References

Ball, R., & Hourcade, J. P.  (2011).  Rethinking reading for age from paper and computers.  International Journal of Human-Computer Interaction, 27(11), 1066-1082.

Holzinger, A., Baernthaler, M., Pammer, W., Kratz, H., Bjelic-Radisic, V., & Ziefle, M.  (2011).  Investigating paper vs. screen in real-life hospital workflows: Performance contradicts perceived superiority of paper in the user experience.  International Journal of Human-Computer Studies, 69(9), 563-570.

Kaplan, A.  (2011, November 29).  Lets' get digital: Nearly all undergrads own laptops.  Brown Daily Herald.  Retrieved from http://www.browndailyherald.com/let-s-get-digital-nearly-all-undergrads-own-laptops-1.2677510#.T1gxHpdWq8o

Koile, K. & Singer, D.  (2006).  Improving learning in cs1 via tablet-pc-based in-class assessment.  ICER '06: Proceedings of the 2006 international workshop on Computing education research, 119–126.

Kruk, R. S., & Muter, P.  (1984).  Reading of continuous text on video screens.  Human Factors, 26, 339-345.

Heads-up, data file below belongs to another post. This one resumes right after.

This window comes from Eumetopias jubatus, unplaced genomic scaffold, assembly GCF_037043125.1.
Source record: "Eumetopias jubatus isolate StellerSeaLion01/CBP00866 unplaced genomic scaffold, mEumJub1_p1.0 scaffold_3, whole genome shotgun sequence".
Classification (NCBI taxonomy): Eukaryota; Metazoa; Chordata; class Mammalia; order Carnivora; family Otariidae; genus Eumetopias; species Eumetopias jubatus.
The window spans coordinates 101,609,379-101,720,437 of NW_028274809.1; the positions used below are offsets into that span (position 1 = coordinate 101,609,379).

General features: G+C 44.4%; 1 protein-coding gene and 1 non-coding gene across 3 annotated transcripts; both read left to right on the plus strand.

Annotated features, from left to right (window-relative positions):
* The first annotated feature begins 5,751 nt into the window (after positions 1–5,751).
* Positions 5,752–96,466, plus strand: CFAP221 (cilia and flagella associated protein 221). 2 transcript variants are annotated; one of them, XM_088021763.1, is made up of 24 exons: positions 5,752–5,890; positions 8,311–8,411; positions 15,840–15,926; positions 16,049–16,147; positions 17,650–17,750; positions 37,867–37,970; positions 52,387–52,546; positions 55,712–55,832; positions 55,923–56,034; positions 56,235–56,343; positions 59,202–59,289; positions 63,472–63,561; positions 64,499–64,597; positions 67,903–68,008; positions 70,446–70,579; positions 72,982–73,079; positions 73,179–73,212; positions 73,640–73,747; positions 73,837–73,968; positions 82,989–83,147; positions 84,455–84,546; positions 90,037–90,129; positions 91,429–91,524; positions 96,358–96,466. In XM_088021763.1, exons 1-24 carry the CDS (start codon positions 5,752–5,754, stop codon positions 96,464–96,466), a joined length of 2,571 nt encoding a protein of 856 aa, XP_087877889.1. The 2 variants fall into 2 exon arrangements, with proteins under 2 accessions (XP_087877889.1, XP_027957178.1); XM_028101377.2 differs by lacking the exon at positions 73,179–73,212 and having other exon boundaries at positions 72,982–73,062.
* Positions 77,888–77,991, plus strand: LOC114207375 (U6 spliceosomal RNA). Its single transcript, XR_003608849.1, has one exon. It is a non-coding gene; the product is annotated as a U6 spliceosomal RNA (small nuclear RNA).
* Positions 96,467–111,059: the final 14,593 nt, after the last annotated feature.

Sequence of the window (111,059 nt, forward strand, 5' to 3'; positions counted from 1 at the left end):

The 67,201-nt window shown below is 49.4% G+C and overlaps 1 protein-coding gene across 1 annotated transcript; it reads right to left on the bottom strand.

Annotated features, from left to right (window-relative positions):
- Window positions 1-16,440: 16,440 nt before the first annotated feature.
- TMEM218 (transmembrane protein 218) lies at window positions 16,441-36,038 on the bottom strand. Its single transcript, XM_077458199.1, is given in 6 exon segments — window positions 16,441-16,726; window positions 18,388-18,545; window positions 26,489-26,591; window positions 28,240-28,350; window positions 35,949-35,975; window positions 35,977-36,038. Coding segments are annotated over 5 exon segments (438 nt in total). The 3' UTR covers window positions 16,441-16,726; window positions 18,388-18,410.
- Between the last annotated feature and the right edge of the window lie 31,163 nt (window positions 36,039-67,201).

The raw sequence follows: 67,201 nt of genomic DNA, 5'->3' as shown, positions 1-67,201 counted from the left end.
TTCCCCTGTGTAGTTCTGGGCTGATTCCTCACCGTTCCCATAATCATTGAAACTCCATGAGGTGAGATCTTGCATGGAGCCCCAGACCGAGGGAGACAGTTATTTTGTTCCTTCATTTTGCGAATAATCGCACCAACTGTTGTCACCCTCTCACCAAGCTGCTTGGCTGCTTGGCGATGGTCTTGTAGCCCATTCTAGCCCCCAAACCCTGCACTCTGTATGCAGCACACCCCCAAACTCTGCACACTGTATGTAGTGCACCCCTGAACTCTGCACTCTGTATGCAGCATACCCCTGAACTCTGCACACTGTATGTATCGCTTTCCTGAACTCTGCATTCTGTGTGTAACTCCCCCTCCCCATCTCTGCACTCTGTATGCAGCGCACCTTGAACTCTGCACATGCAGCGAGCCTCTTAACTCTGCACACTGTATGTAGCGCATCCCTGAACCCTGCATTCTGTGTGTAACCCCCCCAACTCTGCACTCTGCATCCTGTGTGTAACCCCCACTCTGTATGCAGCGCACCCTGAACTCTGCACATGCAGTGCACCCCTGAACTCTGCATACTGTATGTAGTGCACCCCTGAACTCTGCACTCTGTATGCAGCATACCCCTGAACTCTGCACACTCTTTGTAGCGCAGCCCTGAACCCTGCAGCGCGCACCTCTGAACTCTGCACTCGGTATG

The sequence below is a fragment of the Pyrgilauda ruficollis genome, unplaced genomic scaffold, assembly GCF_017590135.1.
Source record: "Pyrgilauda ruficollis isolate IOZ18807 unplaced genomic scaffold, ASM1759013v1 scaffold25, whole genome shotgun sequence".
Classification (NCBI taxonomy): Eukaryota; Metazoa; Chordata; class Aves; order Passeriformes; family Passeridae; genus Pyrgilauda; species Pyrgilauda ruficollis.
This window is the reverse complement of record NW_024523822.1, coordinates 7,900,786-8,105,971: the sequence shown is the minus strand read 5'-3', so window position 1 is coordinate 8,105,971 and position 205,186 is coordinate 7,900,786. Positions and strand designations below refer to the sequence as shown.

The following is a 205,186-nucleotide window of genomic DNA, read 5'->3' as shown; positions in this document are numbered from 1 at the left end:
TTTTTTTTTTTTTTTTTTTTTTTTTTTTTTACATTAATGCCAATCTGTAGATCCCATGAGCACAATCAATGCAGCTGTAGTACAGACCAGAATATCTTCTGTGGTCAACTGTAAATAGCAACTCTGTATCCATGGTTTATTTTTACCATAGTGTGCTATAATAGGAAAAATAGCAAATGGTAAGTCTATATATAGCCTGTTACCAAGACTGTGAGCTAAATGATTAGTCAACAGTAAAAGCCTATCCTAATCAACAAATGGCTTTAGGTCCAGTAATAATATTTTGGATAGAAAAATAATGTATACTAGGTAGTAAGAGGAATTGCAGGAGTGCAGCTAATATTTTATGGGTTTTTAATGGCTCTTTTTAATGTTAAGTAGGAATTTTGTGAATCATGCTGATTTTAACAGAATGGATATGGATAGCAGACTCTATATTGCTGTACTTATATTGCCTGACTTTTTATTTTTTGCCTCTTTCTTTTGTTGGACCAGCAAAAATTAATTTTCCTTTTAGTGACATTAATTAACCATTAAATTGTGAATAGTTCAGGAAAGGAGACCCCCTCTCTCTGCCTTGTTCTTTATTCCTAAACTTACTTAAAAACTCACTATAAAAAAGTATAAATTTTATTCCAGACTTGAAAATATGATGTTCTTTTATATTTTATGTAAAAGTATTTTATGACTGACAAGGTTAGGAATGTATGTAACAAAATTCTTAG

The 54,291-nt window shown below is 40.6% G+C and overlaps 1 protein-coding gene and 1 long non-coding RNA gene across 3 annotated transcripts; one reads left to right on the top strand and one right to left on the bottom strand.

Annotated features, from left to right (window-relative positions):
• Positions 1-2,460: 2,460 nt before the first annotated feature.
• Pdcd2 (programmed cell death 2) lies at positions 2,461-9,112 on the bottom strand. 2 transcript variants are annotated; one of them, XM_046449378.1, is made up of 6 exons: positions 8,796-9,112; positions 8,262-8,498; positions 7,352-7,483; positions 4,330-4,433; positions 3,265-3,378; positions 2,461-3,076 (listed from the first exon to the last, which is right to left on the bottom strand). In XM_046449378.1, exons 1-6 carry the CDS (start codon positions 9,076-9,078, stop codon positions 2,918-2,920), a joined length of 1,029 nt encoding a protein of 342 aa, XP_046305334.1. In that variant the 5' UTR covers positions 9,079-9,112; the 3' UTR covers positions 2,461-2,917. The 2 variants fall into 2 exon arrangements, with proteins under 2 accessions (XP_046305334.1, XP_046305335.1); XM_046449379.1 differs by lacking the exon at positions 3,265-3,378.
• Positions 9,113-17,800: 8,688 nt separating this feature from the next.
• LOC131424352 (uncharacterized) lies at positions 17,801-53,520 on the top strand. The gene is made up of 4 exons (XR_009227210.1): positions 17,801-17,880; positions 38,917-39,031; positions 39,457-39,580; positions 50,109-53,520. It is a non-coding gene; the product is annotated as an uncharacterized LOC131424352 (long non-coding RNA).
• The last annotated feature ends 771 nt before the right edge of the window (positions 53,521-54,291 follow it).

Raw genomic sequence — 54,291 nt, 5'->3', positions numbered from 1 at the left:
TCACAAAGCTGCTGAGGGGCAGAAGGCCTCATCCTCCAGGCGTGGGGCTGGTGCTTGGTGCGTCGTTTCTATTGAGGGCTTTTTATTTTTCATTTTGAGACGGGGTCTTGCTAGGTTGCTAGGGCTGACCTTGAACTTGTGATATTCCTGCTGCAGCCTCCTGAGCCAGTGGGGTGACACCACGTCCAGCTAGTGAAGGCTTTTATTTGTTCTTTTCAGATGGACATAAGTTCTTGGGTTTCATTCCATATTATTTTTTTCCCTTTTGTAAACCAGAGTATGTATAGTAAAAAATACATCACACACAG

Lowensohn, J.  (2011, October 18).  Apple's fiscal 2011 by the numbers.  CNet News.  Retrieved from http://news.cnet.com/8301-27076_3-20122276-248/apples-fiscal-2011-by-the-numbers/

Mathur, H.  (2012).  SAT reading comprehension test 8.  [Online Test].  Retrieved from http://www.majortests.com/sat/reading-comprehension-test08

Oborne, D., & Holton, D.  (1988).  Reading from screen versus paper: There is no difference.  International Journal of Machine Studies, 28(1), 1-9.

Woodford, A.  (2011, August 26).  Med school gives students iPads.  Yale Daily News.  Retrieved from http://www.yaledailynews.com/news/2011/aug/26/med-school-gives-students-ipads/


 Appendix A

The Ring at Casterbridge was merely the local name of one of the finest Roman Amphitheatres, if not the very finest, remaining in Britain.